The Institute of Biomaterials & Biomedical Engineering (IBBME) community remembers Professor Emeritus Paul Yao-Cheung Wang, who passed away on March 7, 2017.
Wang, who died at the age of 79, was born in Shanghai, China and received his PhD from McGill University in 1965.
He joined the University of Toronto as an assistant professor in 1968 under the leadership of director Norman Moody. Wang received tenure in 1974 and held cross-appointments in the Department of Chemical Engineering & Applied Chemistry and the Department Pharmacology & Toxicology, and was a member of the Banting & Best Diabetes Centre.
In 2003, Wang retired to the status of professor emeritus after a 35-year career at U of T. The Sally and Paul Wang Graduate Scholarship in Biomedical Engineering was subsequently established in honour of the professor and his spouse.
Over his three-decade tenure, Wang established an international reputation as a distinguished researcher and educator in the area of surgical adhesives, as well as implantable devices and new biomaterials for continuous, therapeutic drug administration. In 1981, he invented ‘dextran hydrogel dressing’—a low-cost treatment that provided sustained release of medication for burn treatment, skin ulcerations and abrasions.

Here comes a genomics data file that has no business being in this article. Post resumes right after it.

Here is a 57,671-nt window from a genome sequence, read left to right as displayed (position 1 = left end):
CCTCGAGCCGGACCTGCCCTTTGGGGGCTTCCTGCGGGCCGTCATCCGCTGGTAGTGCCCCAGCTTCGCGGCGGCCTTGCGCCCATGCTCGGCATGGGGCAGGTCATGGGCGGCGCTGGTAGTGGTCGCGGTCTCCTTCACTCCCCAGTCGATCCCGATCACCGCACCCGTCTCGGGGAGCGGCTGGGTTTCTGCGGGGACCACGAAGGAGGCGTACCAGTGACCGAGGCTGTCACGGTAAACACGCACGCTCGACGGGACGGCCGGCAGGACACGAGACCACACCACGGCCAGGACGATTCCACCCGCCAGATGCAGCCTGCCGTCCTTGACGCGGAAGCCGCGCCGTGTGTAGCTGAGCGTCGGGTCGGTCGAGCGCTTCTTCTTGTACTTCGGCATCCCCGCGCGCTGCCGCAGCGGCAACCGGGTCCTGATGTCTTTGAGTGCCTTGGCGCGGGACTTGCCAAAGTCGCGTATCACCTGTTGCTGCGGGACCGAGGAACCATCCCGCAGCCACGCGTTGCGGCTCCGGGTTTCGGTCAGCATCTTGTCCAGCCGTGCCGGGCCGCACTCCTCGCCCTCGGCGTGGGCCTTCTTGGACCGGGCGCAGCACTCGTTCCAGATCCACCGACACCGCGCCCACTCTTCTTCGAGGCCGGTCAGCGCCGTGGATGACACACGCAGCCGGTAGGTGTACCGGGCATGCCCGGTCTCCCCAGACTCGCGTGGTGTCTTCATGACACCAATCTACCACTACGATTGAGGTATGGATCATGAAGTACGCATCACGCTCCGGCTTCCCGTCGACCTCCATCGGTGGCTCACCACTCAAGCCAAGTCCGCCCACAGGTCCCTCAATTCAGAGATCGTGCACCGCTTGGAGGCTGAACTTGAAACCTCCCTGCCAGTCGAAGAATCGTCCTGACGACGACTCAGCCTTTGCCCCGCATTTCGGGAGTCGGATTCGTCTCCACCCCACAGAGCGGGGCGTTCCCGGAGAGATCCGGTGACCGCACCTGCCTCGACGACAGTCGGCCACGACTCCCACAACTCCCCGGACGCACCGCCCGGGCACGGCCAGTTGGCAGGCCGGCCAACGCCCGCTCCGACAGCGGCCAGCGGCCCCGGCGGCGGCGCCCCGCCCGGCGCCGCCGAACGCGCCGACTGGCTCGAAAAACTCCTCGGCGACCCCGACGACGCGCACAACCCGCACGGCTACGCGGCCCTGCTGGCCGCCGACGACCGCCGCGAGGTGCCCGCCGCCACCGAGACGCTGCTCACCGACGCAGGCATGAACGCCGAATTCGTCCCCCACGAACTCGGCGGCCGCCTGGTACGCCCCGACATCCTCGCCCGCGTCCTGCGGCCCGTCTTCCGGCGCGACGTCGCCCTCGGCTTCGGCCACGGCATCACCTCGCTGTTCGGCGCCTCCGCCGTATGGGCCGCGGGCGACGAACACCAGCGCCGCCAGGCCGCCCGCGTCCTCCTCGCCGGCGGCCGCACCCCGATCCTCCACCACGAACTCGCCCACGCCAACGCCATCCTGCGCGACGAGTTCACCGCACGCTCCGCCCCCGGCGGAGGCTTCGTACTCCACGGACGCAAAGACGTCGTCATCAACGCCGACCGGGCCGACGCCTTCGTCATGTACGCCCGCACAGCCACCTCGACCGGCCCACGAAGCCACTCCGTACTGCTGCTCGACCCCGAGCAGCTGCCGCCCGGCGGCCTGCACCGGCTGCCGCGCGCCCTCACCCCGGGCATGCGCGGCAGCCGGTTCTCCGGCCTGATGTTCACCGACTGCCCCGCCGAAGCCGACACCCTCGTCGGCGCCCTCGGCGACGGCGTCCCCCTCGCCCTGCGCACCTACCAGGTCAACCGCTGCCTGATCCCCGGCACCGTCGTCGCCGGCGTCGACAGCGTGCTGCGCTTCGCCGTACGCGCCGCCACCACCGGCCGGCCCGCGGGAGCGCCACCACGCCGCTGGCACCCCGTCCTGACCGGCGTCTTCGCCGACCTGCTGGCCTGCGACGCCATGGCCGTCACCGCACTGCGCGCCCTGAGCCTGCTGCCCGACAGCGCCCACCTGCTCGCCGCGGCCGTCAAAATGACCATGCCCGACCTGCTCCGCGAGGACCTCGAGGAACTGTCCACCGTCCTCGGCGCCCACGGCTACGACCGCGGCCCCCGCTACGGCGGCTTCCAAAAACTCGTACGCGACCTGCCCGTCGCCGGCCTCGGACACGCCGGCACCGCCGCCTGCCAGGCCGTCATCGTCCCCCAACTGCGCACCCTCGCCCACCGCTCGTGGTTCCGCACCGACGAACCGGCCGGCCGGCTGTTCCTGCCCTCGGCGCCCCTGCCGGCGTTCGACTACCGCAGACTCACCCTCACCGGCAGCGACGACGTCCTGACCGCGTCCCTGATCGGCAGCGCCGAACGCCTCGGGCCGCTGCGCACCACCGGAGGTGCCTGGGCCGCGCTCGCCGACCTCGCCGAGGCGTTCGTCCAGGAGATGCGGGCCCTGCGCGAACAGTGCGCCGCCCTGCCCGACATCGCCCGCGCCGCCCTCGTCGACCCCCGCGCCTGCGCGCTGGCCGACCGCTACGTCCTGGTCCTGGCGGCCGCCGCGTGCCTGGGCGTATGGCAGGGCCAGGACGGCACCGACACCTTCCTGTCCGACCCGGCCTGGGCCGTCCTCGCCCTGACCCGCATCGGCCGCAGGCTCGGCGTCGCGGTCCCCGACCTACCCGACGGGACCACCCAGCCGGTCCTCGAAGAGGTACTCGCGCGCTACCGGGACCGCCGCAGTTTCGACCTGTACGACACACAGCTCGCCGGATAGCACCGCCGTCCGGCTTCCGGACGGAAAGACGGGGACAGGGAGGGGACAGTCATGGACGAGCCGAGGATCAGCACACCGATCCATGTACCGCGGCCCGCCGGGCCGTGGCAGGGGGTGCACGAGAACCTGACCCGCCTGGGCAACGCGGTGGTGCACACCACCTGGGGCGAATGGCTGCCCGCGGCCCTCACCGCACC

His research success also led to the launch of LinShin Canada Inc. in 1992, a company he started to commercialize his development of novel implants that allowed for the sustained release of insulin to treat animal diabetes.
“Paul introduced ‘chemistry’ into what had been the Institute of Biomedical Electronics, and ushered in the era of biomedical engineering at U of T,” said University Professor Michael Sefton. “I am also indebted to him—he helped inspire my career in research when I completed my undergraduate thesis under his supervision in 1971.”
“Professor Wang made important contributions to the field of biomedical engineering that helped steer many researchers on a course for future success,” said Professor Christopher Yip, director of IBBME. “His pioneering efforts in sustained drug delivery helped to nucleate many of current initiatives in regenerative medicine and biomaterials.”